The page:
Note that if you are a true startup, it may be hard to show traction in terms of paying customers. However, you could show a prototype or research you’ve done proving customer interest in your product. Sometimes you need to get creative in showing traction!

Unique success factors

Documenting your unique success factors is critical to winning over investors, which is why any comprehensive business plan should include a section on this. Your unique success factors are those things that make your company more likely to succeed.

Traction, as just mentioned, is clearly a unique success factor. Other factors are past accomplishments of your management team. They can also be market research you’ve uncovered showing that market trends are moving in a direction that benefits your company over your competition. Another success factor could be a marketing partnership you’ve formed that’s sure to bring in a steady flow of customers.

Think through why your company is uniquely qualified to succeed in your given field, and stress this in your executive summary and throughout your business plan, as it’s imperative investors see and understand this.


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Marketing plan

The marketing section of your business plan discusses the four Ps, which include:

  • Product or service
  • Price
  • Place, or distribution strategy, which is how customers will buy from you (e.g., via your website, storefront, direct mail, distributors, etc.)
  • Promotions, which is how you will attract new customers

Within the promotions section, you need to explain to investors the cost of attracting a new customer, the expected lifetime value of your customer and whether or not there’s room to scale.

Regarding the cost of attracting customers, hopefully you have real figures to work with. If not, you can apply realistic assumptions. For example, you might assume that via pay-per-click advertising, it will cost you $2 per click, and one out of every 100 clicks will become a client. Thus, your customer acquisition cost (CAS) will be $200.

Next, you might be able to show that your average customer pays $100 for your product and buys 10 times over the first year at a 50% profit margin. This would mean that your average customer gives you a profit of $500.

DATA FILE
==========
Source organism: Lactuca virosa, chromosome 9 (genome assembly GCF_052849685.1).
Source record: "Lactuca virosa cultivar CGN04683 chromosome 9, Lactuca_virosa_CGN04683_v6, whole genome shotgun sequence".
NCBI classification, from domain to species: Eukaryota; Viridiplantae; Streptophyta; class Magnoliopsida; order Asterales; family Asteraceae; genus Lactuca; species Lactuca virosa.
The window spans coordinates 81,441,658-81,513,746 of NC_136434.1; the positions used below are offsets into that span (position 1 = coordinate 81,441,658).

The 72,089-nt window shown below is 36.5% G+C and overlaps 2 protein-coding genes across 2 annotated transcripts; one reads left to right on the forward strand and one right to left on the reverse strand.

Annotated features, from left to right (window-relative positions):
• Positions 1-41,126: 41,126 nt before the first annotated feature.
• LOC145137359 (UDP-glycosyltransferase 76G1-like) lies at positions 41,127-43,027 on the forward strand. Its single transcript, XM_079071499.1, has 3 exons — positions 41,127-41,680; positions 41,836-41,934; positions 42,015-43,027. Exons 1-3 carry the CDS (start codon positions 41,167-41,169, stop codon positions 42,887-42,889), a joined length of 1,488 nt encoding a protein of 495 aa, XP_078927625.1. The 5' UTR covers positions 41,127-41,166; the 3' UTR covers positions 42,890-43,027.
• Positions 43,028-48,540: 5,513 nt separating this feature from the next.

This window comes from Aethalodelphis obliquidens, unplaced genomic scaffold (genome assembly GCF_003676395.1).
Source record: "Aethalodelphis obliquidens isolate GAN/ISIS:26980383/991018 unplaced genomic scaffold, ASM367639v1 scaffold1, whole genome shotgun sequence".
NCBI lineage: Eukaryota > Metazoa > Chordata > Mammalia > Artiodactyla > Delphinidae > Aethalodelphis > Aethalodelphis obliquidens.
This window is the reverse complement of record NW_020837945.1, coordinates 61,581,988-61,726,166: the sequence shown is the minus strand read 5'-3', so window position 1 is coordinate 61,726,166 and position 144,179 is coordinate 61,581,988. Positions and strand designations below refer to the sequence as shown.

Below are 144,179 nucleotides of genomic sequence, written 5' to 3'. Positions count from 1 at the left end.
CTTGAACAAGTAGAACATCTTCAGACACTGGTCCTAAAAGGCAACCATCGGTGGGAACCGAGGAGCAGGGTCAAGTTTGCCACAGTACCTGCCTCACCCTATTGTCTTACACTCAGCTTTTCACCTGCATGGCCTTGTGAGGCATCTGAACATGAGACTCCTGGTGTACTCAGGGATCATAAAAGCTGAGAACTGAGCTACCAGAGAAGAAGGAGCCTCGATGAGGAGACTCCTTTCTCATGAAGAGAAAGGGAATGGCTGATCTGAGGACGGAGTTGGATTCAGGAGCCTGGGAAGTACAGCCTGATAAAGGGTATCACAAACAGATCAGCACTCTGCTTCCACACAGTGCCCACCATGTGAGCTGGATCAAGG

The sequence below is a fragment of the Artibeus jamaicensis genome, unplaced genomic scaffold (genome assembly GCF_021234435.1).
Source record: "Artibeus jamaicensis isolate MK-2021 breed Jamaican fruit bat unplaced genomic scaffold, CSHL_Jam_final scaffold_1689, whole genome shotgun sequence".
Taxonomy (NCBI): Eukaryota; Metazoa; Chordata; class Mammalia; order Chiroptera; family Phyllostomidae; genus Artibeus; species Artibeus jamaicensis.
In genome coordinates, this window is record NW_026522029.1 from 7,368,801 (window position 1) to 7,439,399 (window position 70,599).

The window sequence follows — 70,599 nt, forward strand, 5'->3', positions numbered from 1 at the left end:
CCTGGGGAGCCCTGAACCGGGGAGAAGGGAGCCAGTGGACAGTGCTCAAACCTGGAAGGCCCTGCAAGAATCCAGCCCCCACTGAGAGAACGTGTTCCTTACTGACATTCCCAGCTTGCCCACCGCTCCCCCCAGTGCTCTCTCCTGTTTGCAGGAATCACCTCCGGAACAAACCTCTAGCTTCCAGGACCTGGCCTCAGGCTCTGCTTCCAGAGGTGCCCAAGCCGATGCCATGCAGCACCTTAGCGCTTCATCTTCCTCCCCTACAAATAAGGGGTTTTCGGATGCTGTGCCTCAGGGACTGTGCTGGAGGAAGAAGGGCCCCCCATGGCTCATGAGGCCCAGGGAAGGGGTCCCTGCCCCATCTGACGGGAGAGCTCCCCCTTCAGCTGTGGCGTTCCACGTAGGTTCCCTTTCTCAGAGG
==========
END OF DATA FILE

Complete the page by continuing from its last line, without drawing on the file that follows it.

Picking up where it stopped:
Finally, you want to show the market is big enough to support your growth. Ideally, you can prove with market research that your target market includes, let’s say, 5 million customers.

In summary, you would be showing it costs you $200 to obtain a customer worth $500, and there are 5 million potential customers out there; this would prove to investors that you have a sizable and profitable opportunity.

Research

The final thing investors really care about in your business plan is research. Research will appear in multiple sections of your plan, and the goal of it is to bolster the argument that your company is worth investing in. As demonstrated above, the right research will support your financial projections, unique success factors and other key sections.

Here is the key research you need to conduct:

  • In your industry analysis section, you must provide research on the size of your market and trends
  • In your customer analysis section, you should document how many target customers exist and their wants and needs
  • Your competitors. Show their strengths and weaknesses, and conduct research to support your financial assumptions

Key takeaways on preparing your business plan for investors

Investors want confidence that investing in your business will give them a solid return on investment. It is your job as the founder of your company to make sure your business plan achieves this. Be sure to conduct your research, and pay special attention to your financial needs and projections, traction, unique success factors and marketing plan, and finding investors to write you a check will become much easier.